Employees are likely to make a greater contribution to a business when they feel motivated and incentivised. Paying them more is a quick fix but may not be enough for those high flyers that are pivotal to a business, and may be receiving tempting offers from competitors.

Cash bonuses are a simple form of motivation but can suffer from high tax rates for the recipient and an employer’s national insurance charge on the employer. Also, unless a mechanism for entitlement to bonuses is written into an employee’s contract, they are payable at the employer’s discretion and an employee can never be certain that they will receive one, or how much it will be.

Experience suggests that the best way of motivating and retaining star performers is to give them a stake in the business. This can be done in a number of ways, as outlined below.

Where the business operates as a limited liability partnership, it is possible that employees can become members of the partnership. The flexibility offered by the partnership structure facilitates bespoke structuring of an individual’s partnership rights to give them whatever profit share and say in running the business that is considered appropriate. Whenever new partners are admitted, or existing partners’ rights changed, tax as well as legal advice should be taken.

Employees will more commonly be employed by a company and the main way in which employees can be given a stake in a company is through some form of participation in its share capital.

If shares are given to an employee outright, either by the company issuing new shares to the employee or by existing shareholders transferring some of their shares, the employee will be liable to income tax on any difference between the market value of the shares at the time of receipt and the amount actually paid for them. Where the company already has significant value, this means that to avoid an income tax charge the employee needs to pay the market value of the shares, which may not be practical.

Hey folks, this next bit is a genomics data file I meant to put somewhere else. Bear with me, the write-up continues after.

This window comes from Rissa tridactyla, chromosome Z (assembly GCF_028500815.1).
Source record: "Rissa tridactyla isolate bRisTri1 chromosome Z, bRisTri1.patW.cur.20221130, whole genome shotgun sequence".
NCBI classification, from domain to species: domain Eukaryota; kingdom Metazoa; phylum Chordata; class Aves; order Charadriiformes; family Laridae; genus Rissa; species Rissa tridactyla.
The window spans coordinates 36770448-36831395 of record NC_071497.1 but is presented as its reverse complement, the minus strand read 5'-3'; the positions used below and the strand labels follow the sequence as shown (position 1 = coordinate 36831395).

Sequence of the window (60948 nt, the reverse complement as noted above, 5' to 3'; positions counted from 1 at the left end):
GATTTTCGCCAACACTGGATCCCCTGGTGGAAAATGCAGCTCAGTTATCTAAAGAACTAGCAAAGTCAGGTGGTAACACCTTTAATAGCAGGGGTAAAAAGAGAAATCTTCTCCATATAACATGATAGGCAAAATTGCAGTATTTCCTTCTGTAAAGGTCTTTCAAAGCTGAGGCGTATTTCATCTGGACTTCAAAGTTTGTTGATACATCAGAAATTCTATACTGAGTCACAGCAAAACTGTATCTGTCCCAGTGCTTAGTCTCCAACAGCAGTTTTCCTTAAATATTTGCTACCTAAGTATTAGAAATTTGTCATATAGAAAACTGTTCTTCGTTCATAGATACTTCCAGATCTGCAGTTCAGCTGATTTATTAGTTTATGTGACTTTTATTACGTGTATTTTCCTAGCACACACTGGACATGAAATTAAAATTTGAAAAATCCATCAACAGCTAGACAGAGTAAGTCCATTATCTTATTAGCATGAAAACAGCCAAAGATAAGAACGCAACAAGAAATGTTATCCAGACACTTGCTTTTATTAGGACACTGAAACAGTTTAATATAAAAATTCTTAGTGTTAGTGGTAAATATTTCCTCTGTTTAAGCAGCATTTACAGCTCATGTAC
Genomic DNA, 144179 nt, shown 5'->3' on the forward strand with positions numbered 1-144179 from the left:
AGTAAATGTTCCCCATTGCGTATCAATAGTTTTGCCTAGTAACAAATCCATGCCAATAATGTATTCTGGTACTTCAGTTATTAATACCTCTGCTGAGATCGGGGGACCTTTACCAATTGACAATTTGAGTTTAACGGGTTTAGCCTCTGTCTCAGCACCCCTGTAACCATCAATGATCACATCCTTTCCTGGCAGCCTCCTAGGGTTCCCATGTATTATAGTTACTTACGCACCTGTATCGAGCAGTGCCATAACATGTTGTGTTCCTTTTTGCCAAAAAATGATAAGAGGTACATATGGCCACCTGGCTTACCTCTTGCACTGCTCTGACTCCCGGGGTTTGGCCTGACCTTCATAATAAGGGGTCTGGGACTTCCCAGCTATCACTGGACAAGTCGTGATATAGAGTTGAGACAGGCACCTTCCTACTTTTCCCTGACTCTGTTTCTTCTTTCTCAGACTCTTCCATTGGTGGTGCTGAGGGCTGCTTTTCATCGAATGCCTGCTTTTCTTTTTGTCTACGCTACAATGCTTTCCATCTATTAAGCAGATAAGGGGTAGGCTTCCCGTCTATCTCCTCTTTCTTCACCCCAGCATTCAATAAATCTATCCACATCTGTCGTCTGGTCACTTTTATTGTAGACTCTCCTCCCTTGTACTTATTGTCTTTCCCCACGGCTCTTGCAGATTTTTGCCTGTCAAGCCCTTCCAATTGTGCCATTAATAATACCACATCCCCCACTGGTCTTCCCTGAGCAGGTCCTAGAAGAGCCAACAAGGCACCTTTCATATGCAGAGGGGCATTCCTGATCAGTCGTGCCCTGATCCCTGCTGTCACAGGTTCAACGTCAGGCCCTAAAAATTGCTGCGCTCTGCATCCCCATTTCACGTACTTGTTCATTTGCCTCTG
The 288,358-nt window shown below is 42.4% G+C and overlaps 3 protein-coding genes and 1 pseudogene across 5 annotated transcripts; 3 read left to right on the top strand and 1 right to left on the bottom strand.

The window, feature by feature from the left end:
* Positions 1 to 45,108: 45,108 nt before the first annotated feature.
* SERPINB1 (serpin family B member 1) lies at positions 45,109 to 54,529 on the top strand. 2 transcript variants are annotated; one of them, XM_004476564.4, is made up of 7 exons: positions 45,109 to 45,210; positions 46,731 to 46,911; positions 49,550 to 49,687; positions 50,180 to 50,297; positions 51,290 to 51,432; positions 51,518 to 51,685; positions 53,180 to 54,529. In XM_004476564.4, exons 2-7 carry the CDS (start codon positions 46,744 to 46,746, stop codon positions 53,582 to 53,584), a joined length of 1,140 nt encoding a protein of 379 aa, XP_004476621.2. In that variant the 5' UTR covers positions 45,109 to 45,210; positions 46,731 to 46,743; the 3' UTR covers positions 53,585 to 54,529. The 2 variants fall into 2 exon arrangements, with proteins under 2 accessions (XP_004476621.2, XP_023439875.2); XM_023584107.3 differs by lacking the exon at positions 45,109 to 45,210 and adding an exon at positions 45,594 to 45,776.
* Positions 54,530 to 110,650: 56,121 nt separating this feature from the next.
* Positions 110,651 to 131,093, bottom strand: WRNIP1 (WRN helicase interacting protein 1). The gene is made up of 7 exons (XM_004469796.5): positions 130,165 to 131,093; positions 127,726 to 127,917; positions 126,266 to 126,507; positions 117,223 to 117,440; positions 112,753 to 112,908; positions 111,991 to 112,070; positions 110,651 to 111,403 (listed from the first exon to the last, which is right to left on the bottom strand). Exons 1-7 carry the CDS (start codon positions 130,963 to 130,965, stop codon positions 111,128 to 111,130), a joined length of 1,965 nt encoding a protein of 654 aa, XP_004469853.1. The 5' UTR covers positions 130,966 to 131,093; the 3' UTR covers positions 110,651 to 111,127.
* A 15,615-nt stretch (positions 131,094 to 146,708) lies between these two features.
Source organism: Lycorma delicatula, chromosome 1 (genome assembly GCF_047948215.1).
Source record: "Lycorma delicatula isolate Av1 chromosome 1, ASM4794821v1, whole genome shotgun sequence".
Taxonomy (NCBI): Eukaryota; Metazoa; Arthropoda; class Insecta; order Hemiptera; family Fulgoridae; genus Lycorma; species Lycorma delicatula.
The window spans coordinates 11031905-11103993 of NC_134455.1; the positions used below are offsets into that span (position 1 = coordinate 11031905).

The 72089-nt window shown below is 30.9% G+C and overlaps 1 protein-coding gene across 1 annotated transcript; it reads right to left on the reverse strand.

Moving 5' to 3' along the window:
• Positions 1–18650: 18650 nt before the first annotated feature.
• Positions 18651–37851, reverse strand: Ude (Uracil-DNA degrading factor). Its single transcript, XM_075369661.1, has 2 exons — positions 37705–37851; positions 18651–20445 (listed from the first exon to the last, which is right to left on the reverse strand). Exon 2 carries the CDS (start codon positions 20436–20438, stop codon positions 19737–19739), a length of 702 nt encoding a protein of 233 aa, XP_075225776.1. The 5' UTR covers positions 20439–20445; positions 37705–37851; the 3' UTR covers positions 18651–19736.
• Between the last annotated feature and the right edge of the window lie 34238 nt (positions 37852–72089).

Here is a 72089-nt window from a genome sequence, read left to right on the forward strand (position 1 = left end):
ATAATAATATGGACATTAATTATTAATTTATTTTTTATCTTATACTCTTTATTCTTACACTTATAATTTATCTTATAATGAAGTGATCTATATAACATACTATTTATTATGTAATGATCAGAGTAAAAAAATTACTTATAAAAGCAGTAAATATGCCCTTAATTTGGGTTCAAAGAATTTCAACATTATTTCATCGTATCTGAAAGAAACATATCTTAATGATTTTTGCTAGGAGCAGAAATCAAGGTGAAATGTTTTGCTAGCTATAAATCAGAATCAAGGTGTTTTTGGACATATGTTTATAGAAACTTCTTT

While giving up a minority stake in a company is unlikely to mean that the existing shareholders will lose control of it, they may be uncomfortable with employees holding the same class of shares as themselves. Generally, a company is free to create new share classes with whatever rights (e.g. voting, dividends, participation in the proceeds on a winding up or from the sale of the company) it chooses. This gives rise to a number of planning opportunities that can incentivise, lock in, and help the business grow so that everyone benefits.

For example, a company could create a new class of ‘growth shares’, which have the right to share in proceeds from a future sale of the company in excess of a ‘hurdle’ amount, usually set at or just over its estimated current value, and some of these growth shares are then issued to an employee. It is advisable to agree a value for the growth shares with HMRC, but they will typically have little or no value when issued so negligible tax charges arise at this time. On a future sale of the company, the employee will pay only capital gains tax on their proportion of the sale proceeds. If the growth shares have been held for at least 12 months and amount to 5% or more of the company’s total share capital, the employee will pay tax on the proceeds at 10% as they should qualify for the entrepreneurs’ relief capital gains tax rate.